Oct 08 2019

21mins

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Can a Sitcom Teach Philosophy? Meet a Scholar Advising 'The Good Place'

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Today we’re talking about teaching using popular culture, and we’re focusing on a quirky TV comedy called The Good Place. The show is led by Michael Schur, who previously wrote for The Office and Parks and Recreation. But there’s an unusual person in the writer’s room of The Good Place—an academic philosopher from Clemson University, professor Todd May—one of our guests today. But can a network sitcom accurately teach concepts like existentialism and the works of Plato and Kant? And how much should colleges use pop culture in their courses?

Oct 01 2019

27mins

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The Challenge of Teaching News Literacy

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This week on the podcast we’re talking about news literacy, and the challenge of teaching students to navigate the relentless flow of information they get through social media and websites and YouTube and ... podcasts. Our guest, Peter Adams, has years of experience working with students like Luquin, first as a classroom teacher, then as a college instructor, and currently as senior vice president for education at the News Literacy Project.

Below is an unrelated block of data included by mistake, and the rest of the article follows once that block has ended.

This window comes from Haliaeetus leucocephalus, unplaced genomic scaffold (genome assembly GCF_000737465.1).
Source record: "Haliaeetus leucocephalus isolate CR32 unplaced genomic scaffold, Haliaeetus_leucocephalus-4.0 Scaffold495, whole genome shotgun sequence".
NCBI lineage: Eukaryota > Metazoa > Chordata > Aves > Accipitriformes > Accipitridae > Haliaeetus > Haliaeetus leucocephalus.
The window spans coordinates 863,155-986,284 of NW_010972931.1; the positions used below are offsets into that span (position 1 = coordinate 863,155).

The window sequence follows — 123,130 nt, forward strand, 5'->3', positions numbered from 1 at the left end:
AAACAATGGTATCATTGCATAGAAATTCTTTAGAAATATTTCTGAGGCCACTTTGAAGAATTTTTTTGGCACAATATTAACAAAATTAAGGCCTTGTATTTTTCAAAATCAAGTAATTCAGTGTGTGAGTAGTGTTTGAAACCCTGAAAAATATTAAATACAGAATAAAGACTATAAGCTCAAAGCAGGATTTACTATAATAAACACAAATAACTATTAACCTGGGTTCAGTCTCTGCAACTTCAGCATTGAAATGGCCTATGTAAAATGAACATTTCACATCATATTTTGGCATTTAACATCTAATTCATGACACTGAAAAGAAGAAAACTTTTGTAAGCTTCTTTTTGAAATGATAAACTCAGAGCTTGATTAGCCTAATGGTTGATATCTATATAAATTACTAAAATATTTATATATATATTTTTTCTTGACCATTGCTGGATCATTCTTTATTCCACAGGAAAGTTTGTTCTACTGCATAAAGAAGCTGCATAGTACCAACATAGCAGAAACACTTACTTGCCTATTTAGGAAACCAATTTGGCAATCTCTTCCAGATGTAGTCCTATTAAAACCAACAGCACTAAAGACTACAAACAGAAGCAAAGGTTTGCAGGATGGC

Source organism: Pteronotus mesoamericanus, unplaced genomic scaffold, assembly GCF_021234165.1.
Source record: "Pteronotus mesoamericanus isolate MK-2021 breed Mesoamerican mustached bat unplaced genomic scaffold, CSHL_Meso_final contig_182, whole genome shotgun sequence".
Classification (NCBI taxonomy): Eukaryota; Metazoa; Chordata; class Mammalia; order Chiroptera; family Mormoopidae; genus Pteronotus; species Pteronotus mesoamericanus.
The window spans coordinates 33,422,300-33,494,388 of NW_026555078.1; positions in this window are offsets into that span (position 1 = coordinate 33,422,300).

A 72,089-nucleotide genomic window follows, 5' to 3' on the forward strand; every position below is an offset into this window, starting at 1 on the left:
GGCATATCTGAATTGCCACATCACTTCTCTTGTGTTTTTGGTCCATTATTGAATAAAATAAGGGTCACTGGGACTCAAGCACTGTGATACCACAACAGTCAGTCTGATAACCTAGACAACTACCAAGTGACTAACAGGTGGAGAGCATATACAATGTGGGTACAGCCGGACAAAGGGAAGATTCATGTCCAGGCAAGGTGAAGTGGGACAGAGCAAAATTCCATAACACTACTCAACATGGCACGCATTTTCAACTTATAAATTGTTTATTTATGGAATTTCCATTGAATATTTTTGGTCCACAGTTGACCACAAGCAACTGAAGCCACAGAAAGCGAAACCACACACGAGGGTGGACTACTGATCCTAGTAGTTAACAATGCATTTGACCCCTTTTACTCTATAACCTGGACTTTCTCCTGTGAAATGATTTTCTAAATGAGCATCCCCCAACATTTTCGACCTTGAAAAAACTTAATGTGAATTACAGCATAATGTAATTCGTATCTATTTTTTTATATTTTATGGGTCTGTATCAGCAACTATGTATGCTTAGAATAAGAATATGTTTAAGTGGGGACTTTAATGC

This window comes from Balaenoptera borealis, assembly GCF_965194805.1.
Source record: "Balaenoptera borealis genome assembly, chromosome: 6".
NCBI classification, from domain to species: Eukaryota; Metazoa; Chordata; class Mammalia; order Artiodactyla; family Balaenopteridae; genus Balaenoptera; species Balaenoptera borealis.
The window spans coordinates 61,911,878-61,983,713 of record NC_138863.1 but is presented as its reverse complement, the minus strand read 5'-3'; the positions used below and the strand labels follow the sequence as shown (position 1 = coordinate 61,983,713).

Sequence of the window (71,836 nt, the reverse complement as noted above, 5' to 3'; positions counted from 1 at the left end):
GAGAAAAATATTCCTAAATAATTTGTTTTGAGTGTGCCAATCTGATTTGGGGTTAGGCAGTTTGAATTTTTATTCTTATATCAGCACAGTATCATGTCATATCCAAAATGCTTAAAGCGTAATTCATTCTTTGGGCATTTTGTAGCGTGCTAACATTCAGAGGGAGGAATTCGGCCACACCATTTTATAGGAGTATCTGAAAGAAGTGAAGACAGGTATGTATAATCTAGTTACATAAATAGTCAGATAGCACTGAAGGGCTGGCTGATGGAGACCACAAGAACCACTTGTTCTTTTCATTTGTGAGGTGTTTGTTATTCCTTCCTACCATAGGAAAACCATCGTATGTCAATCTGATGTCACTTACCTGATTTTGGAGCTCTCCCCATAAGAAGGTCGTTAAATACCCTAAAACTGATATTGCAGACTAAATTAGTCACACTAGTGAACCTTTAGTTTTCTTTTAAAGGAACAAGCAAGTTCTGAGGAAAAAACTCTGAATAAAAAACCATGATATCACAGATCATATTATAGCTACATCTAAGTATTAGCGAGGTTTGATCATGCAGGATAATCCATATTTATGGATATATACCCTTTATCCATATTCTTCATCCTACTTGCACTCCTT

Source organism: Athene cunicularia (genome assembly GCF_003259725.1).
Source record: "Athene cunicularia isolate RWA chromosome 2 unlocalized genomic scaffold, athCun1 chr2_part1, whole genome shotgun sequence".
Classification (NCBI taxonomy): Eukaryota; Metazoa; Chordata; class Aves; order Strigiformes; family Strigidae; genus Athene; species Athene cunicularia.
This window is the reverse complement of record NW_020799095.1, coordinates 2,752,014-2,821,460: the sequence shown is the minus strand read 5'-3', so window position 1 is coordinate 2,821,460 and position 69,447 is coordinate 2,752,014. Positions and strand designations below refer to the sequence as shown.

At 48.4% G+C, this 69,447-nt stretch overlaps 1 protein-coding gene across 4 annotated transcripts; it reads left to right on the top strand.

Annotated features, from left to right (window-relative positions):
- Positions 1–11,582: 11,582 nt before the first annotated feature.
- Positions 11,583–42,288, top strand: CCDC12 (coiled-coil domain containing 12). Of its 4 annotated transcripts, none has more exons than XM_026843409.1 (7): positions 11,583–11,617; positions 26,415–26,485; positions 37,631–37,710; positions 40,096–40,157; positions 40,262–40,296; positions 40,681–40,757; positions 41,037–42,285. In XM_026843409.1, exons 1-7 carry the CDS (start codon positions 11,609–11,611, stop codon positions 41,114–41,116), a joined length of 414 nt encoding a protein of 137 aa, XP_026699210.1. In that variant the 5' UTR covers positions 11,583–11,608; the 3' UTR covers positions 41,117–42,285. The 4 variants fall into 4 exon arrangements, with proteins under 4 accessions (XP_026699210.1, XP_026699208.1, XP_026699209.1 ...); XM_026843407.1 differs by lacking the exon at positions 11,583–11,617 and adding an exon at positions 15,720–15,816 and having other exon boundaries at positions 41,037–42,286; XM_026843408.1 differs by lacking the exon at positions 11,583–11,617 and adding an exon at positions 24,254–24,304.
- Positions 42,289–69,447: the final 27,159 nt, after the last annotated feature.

Sep 24 2019

24mins

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Bonus Episode: How Choosing College is Like Buying a Milkshake

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What happens when a popular theory of market research used by fast-food restaurants (to do things like improve their milkshakes) is applied to the process of choosing a college? We talked to Michael Horn, co-author of a new book that does just that. But does it make sense to bring a theory from dollar-menu items to higher education?